Revolution is only expected to grow
Before the pandemic, there was already an economic shift towards digitisation - however, crisis breeds innovation.
The last few years transformed how we live and work, pushing many to be reactive to the changing needs of the customer. Remote and hybrid working has seen a massive increase in activity across the property market, with many moving away from their places of work to look for more space, greenery, and tranquillity.
“Our industry is traditionally characterised by bureaucracy, paperwork, delays, stress and uncertainty for the broker and customer,” said Emma Hollingworth (pictured), distribution director at MPowered Mortgages.
Hollingworth explained that a pandemic was not going to solve those entrenched issues as she believes injecting technology into existing systems is a temporary fix, not future proof.
“For there to be lasting change and impact for the broker and customer, the entire mortgage process needs to be reimagined from start to finish,” she added.
She went on to say that what the industry has seen, since 2020, is that the market is not stable, and while it is emerging from COVID-19, Hollingworth explained that other factors are creating volatility in the market, sending waves of uncertainty to potential homebuyers.
Yet, against the backdrop of inflation, cost-of-living and rising interest rates, she said there is still strong demand for property.
As such, Hollingworth believes brokers, customers, lenders and conveyancers must act quickly, and she added that this is where patchwork technology, implemented during the height of COVID, is emerging as not being fit for purpose.
“Artificial intelligence (AI) enhances the speed, accuracy and effectiveness of people. AI’s benefits have long been known but not necessarily applied within the fintech ecosystems,” she added.
Hollingworth explained that MPowered Mortgages’ use of AI across mortgage applications allows for widespread automation that simplifies the entire process for brokers and their customers.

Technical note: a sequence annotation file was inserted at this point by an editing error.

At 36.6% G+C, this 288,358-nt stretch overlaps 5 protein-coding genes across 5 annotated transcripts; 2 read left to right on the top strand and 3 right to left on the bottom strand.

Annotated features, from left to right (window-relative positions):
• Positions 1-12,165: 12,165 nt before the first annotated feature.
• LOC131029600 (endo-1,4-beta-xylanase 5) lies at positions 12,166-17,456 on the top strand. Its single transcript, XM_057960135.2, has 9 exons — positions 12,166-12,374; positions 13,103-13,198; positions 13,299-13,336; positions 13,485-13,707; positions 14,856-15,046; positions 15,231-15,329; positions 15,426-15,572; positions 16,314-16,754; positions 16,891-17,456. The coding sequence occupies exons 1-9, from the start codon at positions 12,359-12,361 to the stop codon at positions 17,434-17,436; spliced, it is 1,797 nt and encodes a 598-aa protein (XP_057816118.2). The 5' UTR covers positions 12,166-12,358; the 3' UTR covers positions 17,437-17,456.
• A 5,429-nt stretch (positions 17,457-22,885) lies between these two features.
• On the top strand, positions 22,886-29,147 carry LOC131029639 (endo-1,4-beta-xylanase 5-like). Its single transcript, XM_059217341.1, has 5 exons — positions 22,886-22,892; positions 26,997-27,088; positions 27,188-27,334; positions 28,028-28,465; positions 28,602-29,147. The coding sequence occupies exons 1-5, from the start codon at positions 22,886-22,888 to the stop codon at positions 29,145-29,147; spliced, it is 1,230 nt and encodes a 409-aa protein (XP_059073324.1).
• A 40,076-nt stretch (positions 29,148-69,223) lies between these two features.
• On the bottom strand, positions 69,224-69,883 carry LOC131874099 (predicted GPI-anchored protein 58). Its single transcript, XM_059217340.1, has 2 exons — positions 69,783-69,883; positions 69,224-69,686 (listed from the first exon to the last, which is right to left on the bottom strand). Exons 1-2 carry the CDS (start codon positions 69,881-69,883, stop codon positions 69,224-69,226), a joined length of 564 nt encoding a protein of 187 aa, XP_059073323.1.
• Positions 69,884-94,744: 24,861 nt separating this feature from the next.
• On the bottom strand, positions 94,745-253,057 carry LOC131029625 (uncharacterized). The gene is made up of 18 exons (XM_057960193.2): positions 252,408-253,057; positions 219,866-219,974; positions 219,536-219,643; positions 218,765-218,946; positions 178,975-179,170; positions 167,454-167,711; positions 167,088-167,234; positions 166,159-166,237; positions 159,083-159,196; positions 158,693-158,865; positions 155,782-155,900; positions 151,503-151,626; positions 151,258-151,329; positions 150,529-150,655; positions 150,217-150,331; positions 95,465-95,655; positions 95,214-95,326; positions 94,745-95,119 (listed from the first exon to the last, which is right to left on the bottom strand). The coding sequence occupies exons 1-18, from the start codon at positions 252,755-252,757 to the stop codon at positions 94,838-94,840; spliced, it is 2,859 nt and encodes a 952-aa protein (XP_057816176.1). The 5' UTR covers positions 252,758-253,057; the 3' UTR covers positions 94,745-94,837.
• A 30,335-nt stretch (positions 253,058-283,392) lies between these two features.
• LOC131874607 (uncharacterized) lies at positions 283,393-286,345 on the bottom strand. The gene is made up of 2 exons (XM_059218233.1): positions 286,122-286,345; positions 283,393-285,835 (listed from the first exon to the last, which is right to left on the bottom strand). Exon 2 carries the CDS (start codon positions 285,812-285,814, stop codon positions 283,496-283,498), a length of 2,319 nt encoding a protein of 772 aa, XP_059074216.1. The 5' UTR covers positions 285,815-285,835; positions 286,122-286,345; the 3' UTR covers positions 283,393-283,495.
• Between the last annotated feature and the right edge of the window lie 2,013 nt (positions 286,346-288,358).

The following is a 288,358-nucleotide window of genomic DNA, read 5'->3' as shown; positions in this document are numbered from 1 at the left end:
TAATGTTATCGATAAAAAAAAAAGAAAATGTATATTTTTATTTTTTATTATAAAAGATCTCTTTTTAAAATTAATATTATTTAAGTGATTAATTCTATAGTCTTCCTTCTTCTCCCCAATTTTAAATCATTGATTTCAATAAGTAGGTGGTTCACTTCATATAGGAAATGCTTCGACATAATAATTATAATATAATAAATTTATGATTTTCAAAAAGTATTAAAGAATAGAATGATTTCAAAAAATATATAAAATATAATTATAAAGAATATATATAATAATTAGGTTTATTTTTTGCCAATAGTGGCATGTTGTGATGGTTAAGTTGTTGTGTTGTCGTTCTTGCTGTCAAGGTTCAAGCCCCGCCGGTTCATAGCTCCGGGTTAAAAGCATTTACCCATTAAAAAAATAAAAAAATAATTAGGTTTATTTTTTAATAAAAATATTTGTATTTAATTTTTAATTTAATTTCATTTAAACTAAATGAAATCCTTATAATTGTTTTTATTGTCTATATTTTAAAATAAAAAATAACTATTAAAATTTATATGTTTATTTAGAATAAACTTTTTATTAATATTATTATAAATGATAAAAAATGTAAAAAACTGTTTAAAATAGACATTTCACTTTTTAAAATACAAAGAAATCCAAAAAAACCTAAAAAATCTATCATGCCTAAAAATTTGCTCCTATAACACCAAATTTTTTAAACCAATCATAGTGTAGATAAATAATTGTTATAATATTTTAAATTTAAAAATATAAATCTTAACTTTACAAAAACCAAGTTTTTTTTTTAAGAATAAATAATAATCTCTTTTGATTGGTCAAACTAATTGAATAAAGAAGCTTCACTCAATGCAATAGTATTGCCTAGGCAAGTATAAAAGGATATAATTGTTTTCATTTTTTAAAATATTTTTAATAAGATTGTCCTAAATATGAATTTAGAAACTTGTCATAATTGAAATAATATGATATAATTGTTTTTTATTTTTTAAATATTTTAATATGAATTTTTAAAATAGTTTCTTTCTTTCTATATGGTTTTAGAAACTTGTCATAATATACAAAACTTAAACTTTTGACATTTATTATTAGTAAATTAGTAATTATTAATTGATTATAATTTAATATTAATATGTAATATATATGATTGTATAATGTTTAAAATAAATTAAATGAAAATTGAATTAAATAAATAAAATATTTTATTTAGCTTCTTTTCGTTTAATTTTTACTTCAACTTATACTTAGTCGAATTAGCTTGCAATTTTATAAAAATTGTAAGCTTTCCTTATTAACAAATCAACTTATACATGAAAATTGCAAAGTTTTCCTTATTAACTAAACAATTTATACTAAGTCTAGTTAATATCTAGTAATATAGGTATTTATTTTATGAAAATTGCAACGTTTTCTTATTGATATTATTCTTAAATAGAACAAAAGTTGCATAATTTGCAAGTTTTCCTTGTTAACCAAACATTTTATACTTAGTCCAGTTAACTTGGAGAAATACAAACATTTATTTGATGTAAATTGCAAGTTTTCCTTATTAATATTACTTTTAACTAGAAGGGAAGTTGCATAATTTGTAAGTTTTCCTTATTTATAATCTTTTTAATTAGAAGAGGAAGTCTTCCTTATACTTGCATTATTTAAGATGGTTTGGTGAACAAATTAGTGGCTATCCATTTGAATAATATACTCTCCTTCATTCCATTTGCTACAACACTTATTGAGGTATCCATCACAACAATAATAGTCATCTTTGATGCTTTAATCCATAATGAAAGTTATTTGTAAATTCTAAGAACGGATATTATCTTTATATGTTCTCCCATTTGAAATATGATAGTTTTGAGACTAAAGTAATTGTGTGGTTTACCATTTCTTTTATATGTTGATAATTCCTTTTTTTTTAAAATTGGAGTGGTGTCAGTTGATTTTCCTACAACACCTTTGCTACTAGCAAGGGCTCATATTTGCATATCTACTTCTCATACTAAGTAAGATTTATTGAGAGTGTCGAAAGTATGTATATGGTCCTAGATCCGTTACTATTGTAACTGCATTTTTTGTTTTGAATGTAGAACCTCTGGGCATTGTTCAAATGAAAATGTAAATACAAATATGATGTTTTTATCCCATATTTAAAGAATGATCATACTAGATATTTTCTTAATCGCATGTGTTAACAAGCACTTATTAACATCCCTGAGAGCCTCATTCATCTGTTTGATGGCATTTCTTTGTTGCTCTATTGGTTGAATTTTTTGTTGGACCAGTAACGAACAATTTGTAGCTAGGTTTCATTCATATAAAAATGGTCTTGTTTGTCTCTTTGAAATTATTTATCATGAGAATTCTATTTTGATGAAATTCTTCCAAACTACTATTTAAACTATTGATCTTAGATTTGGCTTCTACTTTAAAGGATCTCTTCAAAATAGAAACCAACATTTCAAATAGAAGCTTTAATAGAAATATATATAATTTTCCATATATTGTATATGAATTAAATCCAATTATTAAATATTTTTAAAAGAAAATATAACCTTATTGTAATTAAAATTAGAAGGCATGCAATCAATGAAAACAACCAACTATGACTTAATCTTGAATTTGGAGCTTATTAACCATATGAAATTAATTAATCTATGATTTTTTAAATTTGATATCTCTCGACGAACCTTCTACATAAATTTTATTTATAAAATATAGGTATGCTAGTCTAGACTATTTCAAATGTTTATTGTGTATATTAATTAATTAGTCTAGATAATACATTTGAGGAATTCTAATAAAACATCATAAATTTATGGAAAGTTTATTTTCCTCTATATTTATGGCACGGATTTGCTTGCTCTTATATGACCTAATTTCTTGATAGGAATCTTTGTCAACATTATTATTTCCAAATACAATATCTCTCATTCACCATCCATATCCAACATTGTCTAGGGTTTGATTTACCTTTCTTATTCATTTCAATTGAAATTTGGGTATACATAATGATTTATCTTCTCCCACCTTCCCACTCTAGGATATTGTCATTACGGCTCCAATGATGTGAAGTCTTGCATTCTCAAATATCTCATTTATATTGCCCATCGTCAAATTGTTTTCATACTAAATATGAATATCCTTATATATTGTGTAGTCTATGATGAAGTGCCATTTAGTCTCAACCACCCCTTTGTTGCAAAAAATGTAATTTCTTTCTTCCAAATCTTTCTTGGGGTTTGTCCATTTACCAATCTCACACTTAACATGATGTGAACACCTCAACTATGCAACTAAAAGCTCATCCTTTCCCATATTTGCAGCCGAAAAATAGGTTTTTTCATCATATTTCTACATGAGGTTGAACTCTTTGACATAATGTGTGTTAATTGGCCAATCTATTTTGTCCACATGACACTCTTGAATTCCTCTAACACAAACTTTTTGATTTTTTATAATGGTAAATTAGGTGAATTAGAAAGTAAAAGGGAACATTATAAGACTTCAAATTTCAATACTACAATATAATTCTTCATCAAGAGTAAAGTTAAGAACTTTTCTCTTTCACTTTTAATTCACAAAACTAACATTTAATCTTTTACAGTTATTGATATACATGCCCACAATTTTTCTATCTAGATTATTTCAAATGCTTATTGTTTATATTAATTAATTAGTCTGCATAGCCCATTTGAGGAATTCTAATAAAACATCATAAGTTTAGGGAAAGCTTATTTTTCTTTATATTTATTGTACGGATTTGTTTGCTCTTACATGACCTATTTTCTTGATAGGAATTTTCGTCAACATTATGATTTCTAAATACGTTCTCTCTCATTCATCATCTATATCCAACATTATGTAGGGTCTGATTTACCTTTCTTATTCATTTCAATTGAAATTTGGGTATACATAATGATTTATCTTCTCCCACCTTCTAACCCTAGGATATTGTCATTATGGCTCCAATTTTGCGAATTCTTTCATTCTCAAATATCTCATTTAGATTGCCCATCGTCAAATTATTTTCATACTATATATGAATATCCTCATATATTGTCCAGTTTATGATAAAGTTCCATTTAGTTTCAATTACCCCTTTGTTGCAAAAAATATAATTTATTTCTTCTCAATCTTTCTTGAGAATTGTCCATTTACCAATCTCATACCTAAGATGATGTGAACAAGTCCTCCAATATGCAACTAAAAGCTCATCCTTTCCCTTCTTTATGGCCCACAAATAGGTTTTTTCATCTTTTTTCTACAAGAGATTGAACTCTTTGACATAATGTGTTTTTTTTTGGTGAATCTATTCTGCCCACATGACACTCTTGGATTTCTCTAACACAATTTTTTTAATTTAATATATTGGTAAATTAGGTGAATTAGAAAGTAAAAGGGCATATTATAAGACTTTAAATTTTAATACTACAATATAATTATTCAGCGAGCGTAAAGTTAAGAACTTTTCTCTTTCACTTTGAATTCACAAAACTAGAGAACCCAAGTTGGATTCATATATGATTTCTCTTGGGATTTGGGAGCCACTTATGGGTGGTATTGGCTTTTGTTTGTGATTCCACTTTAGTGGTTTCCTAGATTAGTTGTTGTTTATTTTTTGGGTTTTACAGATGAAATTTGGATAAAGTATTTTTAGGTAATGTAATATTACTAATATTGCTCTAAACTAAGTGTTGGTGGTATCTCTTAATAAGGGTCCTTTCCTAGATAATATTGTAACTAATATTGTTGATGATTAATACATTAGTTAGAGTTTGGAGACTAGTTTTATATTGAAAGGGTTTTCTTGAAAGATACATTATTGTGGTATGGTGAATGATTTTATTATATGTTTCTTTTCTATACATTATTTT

According to Hollingworth, brokers need innovative and responsive digital platforms to lock in rates for the homebuyer or those looking to refinance their property. Simple user journeys, automated systems, instant document verification and affordability models built on data provide certainty and stability for everyone in the chain.
“The popularity of AI will only increase as it streamlines processes and increases customer confidence,” Hollingworth said.
Within 10 minutes, Hollingworth said MPowered brokers can complete a full mortgage application, and she noted that a customer cannot even obtain an AIP from some lenders in that time.
“Brokers are under an immense amount of pressure and need support wherever possible. Technology enables the entire chain to work collaboratively, ensuring customers receive the certainty they need for one of life’s most significant purchases,” she said.
Rob Clifford, chief executive of Stonebridge, meanwhile, explained that his view is that continued, and greater, use of technology right across the housing and mortgage markets is not just inevitable, but is a real requirement in terms of improving the process for all stakeholders, particularly consumers. It will also help advisers meet their regulatory responsibilities while continuing to produce strong outcomes for their clients.
“We have seen with the publication of the recent Consumer Duty rules how important that is going to be, and technology is going to be key in terms of showing the regulator how a firm is meeting the new rules, what management information it is basing decisions on, how it is securing fair value for clients, and the very best outcomes,” he said.
Technology has already changed the landscape for advisers significantly, and Clifford believes that will continue - particularly in areas like CRM, but also around speeding up the lending decision and affordability checks via Open Banking, for example, plus in terms of cutting out duplication of tasks such as ID checking, and rekeying of data.
He believes that mortgage advice remains, and will remain, a very personalised service with many borrowers wanting some element of ‘human contact’.
On top of this, he said the market is likely to see greater demand for web chat and instant messaging services which will require a level of investment for advisory firms.
“However, it is very likely that younger generations will expect flexibility in terms of how they find and access advisers, plus how they interact with them beyond just phone calls and emails,” Clifford concluded.